Mule deer antlers are considered non-typical when they have enough abnormal points. There are no set rules on how the rack should look to be considered non-typical, but usually, it is self-explanatory when one sees the symmetry and the general shape of the whole rack.
The more abnormal points, the easier it is to classify antlers as non-typical. It is easier still to do that with mule deer antlers because a mule deer’s typical rack generally has fewer points than a typical whitetail deer’s.
There is generally no distinction in antler growth between mule and whitetail deer. The antlers on both species can grow as fast as 1/2 to 1 1/2 inches every week, starting as soon as two weeks after shedding the old antlers.
Younger bucks would grow their antlers slower than older ones because of the energy they spend on growing their body simultaneously.
The growth usually slows down at the end of the growing season, just before the rut around August and September, to let the growth harden from cartilage to bone.
Many people believe that mule deer drop their antlers later than whitetail deer, but the antler shedding is usually parallel to each buck’s testosterone levels and general health, and therefore there is no set rule.
However, deer living in colder climates struggling to find enough nutrition usually drop their antlers earlier than well-fed deer from warmer temperatures.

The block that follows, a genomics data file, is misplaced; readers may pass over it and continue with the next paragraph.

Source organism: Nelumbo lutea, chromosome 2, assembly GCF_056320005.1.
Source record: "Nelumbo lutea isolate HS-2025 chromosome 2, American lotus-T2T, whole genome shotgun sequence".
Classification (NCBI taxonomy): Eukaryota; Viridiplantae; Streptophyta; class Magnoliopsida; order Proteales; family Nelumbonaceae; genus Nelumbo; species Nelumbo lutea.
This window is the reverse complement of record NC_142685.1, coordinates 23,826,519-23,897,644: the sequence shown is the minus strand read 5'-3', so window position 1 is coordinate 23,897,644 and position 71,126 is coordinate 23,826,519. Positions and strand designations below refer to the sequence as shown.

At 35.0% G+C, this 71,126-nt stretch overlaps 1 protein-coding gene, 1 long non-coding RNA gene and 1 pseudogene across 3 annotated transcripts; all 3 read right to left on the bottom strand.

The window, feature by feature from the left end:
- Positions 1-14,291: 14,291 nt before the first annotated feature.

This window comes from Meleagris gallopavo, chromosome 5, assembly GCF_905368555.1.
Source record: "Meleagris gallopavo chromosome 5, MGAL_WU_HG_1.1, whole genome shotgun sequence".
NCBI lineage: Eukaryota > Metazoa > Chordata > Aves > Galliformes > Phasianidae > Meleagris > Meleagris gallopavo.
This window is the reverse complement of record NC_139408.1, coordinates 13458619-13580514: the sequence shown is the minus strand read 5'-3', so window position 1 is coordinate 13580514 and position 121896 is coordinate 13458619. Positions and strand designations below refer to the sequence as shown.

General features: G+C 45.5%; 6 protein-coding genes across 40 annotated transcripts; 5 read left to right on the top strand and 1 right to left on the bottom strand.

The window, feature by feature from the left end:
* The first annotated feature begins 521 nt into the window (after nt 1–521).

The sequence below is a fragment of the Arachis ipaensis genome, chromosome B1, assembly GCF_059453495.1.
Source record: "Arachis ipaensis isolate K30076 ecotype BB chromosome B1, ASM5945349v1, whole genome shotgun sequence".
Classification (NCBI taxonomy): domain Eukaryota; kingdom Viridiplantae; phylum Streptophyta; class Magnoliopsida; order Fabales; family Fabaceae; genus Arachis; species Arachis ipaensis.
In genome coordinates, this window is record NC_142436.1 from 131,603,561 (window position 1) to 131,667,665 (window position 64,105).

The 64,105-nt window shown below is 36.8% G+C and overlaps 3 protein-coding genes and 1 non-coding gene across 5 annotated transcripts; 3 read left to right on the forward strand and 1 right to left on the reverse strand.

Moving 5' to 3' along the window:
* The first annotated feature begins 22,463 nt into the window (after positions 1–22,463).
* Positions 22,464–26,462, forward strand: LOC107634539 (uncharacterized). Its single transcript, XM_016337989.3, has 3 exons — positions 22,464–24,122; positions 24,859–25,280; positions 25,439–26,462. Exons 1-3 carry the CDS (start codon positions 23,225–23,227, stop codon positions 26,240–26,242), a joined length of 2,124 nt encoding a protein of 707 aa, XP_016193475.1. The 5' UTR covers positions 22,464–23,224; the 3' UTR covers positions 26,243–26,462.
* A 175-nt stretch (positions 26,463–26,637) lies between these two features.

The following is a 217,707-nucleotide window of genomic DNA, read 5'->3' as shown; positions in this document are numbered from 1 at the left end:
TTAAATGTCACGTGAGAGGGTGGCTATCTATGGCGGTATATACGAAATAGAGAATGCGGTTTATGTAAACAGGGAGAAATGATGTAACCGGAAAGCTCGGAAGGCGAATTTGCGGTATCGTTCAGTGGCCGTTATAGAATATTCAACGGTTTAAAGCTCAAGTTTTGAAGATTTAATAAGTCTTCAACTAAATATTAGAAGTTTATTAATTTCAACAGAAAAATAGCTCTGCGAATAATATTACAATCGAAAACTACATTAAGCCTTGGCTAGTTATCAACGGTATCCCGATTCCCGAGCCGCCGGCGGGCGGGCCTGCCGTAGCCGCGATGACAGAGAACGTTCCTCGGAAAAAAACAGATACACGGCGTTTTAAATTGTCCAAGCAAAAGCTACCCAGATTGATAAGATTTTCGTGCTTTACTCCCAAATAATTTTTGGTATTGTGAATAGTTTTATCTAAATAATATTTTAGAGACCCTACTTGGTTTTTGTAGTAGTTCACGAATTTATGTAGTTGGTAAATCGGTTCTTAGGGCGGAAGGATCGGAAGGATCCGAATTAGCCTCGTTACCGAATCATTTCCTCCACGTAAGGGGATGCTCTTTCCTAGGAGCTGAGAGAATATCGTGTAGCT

In the Western US, whitetails are known to shed antlers as early as the beginning of December, and the shedding sometimes lasts until the end of March. In the East, they hold on to their rack until January through as late as April.
It is common in the US to enter one of the nationwide deer trophy Clubs with either mule deer or whitetail deer antlers.
Boone & Crockett Club
Many people use Boone and Crockett’s scoring system to determine the size of the antlers on a deer before they shoot it, even if the deer is not going to qualify for the club.
It also makes it easier to determine whether the deer is typical on non-typical:
- mule deer has typically four to five points on each side (main beam and three to four tines, depending on the presence of the eye guard); the abnormal points usually face down or come off of the other tines,
- whitetail deer can have from two to eight points on each side, but a “mild” non-typical one is usually harder to spot before shooting than a mule deer – the abnormal tine can be small or nondistinguishable from a certain point of view.
Pope and Young Club
P&Y Club is similar in scoring to B&C but admits only scores for bowhunters. They also have similar scoring sheets. A bowhunter has to score a certain amount of points with the rack of his deer to get into the club.
Even within the club, there are distinctive differences between mule and whitetail deer antlers:
- The minimum for whitetail deer is 125 inches for typical deer and 155 inches for non-typical.
- For mule deer, the minimum scores are 145 inches for typical and 170 inches for non-typical. All abnormal points are deducted from the total score if the rack is entering under the typical class.
The measurements are taken as an added length (in inches) of all the beams and points, the inner spread, and thickness at certain places after a 60-day drying period.